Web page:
By Dr. Solomon Abedom
As I watched this year’s Epiphany program in Gondar via social media, thousands of miles away, I remembered how I used to enjoy these days as a child in Gondar. Emotions are high, as Gondar celebrates it after harsh wartime. The tourists from other nations are not there as before, but the diaspora community has come to the city in huge numbers, with a record number of flights reported by Ethiopian Airlines, 23 flights in a day.
Telling a story about your own childhood place could be too romantic and skewed to one side. Of course, one may narrate positively about the place and society where he/she grows up. It is natural. But when others talk about that very truth you have known since your childhood, then you can say to yourself, that is right, it was not only me that I felt that way, but it is the truth about that place. I am talking about the awareness of being Ethiopian or Ethiopiawinet. It does not mean that the Ethiopianism of people from Gondar is superior to people in other places of Ethiopia. But when fellow citizens in other parts of the country noticed it easily while visiting Gondar during the holiday time, I dared to reflect on it. So let me first provide what four guests said the past few days about Gondar. Then I will also include three people’s perspectives who are originally from Gondar but now in Western countries: one very famous diaspora and two scholars. Finally, I will reflect on why Gondar is a place for mutual respect. And I hope it stays that way! (NB: At times, when we gonderian say Gondar, it means all the region of Gondar, not the capital city where the Fasil Castle resides).
Visitors’ view on Gondar.
Mr. Obang Metho (Honorary Dr., human rights activist):
“It is a great honor to be in Gondar, the city of patriots where all the citizens are welcome and feel at home. …Gondar is the one and only Medieval Capital of Ethiopia. It was founded by Emperor Fasiledas in 1636 and was the capital of the country for the next two centuries. I love Gondar and her precious people. Gondar is a unique city where ኢትዮጵያዊነት Ethiopiawinet or (Ethiopianism), genuine patriotism or national pride is the feeling of love, self-respect, unity, freedom, peace, devotion, and sense of attachment to the motherland and humanity. In Gondar, loving ETHIOPIA is more than a feeling or selling an ideology. ኢትዮጵያዊነት is not demanded, it is a way of life, passionate love of country and compatriots, a culture of unity and empathy for Ethiopians in Ethiopia and abroad! Thank you to the beautiful people of Gondar for loving our beloved country of Ethiopia and all her precious people. Long Live ETHIOPIA”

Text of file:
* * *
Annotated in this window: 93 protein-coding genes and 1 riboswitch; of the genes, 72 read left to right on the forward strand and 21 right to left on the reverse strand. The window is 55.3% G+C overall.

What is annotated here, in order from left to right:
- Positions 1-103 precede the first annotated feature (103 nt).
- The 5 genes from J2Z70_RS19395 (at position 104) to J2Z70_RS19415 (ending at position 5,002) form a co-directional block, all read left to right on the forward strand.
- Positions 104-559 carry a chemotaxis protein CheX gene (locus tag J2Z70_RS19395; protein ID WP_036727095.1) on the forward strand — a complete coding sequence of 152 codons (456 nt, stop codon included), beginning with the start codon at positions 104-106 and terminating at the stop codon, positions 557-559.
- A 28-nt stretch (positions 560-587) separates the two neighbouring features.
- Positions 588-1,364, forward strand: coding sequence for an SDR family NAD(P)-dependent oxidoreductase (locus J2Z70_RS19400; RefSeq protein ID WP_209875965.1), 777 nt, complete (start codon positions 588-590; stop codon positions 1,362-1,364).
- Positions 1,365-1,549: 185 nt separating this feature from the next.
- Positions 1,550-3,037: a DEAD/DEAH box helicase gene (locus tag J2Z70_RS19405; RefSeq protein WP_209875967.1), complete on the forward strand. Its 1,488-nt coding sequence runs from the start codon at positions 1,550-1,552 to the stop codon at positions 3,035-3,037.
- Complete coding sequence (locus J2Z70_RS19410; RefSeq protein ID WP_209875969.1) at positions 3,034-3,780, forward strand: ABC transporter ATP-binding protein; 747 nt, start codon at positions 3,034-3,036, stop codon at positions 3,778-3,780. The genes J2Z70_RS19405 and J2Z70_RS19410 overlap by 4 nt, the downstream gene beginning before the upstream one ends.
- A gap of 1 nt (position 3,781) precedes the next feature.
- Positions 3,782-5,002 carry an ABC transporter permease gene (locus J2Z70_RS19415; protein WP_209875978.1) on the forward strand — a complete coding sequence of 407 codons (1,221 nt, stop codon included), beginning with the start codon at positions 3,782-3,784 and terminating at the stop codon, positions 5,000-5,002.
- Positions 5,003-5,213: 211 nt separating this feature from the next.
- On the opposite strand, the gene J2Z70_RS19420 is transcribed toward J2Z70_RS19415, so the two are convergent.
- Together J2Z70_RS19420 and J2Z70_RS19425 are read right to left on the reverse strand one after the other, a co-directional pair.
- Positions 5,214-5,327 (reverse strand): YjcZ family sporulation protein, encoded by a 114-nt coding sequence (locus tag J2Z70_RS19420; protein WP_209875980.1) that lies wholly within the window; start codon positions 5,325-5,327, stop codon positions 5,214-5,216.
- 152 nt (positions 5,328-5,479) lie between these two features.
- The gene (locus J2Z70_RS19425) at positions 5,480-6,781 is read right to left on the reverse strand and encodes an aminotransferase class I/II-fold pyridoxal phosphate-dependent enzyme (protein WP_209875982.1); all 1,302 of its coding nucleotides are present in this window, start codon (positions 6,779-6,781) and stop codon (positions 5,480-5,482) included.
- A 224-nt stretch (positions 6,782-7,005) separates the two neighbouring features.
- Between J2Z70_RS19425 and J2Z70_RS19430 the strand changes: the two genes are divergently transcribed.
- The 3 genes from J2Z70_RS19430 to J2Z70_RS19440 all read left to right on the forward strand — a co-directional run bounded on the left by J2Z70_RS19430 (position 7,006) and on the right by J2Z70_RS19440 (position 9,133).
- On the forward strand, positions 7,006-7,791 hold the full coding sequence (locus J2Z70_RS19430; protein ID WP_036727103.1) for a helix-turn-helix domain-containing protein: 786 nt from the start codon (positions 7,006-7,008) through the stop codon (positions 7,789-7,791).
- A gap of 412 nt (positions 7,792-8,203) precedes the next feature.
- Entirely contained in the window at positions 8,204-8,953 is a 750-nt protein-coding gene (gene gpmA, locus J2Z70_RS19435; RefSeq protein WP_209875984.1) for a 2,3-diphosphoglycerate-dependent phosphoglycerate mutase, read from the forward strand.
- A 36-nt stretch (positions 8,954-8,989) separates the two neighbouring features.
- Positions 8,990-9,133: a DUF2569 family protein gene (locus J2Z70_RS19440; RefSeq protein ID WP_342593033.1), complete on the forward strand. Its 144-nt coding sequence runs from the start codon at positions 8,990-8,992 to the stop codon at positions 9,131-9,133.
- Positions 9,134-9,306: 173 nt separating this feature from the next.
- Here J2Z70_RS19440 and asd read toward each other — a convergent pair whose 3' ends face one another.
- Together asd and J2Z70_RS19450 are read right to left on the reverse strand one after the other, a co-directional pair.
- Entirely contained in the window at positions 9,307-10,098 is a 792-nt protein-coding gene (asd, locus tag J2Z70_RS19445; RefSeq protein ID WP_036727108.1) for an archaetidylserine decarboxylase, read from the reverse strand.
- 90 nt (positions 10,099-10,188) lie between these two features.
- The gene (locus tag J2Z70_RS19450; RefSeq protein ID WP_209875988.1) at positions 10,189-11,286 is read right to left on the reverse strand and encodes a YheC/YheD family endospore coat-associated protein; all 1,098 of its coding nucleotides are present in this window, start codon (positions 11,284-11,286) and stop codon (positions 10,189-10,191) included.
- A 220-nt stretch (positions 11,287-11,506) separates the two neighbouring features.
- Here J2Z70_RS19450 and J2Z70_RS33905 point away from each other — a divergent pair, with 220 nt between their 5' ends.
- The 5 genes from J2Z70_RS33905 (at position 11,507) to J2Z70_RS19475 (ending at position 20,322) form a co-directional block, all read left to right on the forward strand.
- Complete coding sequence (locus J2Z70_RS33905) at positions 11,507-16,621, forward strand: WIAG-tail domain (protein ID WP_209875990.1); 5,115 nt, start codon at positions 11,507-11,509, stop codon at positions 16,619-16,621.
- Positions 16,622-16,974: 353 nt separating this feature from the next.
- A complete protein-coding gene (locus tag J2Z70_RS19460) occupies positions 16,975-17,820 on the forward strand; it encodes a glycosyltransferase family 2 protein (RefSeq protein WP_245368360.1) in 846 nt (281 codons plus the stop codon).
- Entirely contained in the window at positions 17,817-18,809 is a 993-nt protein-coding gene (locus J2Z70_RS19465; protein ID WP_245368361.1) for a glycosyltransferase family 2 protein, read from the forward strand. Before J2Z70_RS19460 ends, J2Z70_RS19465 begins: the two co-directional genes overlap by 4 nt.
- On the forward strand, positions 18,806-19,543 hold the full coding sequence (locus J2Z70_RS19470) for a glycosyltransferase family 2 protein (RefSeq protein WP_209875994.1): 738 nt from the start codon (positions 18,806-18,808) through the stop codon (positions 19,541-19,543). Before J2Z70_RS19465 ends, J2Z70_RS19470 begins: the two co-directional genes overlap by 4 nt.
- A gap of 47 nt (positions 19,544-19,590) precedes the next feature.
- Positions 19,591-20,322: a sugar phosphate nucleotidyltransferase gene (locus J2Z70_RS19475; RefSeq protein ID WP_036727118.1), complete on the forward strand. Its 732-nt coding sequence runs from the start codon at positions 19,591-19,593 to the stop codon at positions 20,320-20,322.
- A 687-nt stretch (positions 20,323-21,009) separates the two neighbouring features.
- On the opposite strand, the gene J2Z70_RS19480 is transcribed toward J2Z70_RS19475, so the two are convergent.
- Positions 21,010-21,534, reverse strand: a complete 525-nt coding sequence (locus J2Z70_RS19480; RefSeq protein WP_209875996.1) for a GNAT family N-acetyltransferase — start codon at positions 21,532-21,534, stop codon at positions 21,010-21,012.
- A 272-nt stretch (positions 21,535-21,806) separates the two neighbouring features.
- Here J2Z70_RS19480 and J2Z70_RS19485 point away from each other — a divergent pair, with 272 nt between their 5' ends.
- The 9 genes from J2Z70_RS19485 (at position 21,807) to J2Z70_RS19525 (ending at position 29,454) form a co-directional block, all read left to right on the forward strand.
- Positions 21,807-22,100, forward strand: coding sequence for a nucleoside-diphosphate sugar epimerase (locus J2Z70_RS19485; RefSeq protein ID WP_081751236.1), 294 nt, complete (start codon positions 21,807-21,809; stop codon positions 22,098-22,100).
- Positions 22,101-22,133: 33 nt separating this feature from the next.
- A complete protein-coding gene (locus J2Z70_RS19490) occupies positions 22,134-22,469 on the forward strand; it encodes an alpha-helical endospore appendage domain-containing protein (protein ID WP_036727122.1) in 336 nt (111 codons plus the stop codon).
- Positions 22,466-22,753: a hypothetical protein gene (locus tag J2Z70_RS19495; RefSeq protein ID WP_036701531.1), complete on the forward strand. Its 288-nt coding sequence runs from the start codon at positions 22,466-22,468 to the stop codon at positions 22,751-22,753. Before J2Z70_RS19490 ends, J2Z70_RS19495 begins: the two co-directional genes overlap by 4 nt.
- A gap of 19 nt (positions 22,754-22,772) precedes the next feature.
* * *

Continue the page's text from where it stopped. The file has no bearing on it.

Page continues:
Mr. Obang, the founder and executive director of the Solidarity Movement for a New Ethiopia (SMNE), from the Gambella region, said the following extraordinary expression on Facebook, on 19.01.2022, while he was on his way to experience one of the most memorable celebrations of Epiphany (ጥምቀት) in Gondar: “Ethiopianism is not demanded, it is a way of life.” This is deep. It goes far beyond the political emotions that are surfacing now in the age after TPLF’s influence in the country seems to cease.
Taye Bogale (AAU Lecturer and Activist):
“… ሁሉም ቢሆን እንደ ጎንደር፣ እናት ሀገሬ ኢትዮጵያ ሰላም ታገኝ ነበር.. ” Literally translated as “God be my testimony, if everyone is like Gondar, Ethiopia could be at peace, …, anyone can go, see and testify”.
Mr. Taye listed evidence of why he said that on his Facebook post on 17.01.2022. Among other things, he mentioned how the people stood together with the struggle of Oromo people and elites like Bekele Gerba and others.
Mr. Muktarovich Ousmanova (Lecturer at Jigjiga University):
“… ቴዲ አፍሮ “ጎንደር የአንዲት ኢትዮጵያ ዋልታና ማገር…” Literally translated as “ If anyone wants to understand why the famous singer Teddy Afro sang that “Gondar is one – Ethiopia pillar and wall,” then come and experience it yourself. Mother Gondar May your peace abound.”
Journalist Metasebia Ketsela (from ESAT):
“በተለየ ሁኔታ የጎንደር ህዝብ ፖለቲካ ያዉቃል ብየ ነው የማስበው፤ በሃገር ጉዳይ ላይ ያለው አመለካከት ከህጻን አንስቶ እስከ አዋቂ በጣም ነው ሚገርመው …”Literally translated as “ I think that the people of Gondar knows politics in special way. The perspective of the people, from kids to adults, about the issues of the country is amazing. … we have visited amusement places and we heard the Lyrics they used in their music about the Westerns, leaders, events, … ; we saw the posters in different places … from small children to grownups, it is in Gondar that I saw people who understand well on what is going on in the country. … I do not know when this started but they have a huge awareness and participation in the affairs of the country. …”
Metasebia reported the above on 18.01.2020 in Gondar, after one of the ESAT journalists asked her “what is unique in Gondar?” She observed the people, their songs, their language and gestures, even the posters around the city. And testified that the awareness of the people about Ethiopiawinet and it’s the wellbeing is unique.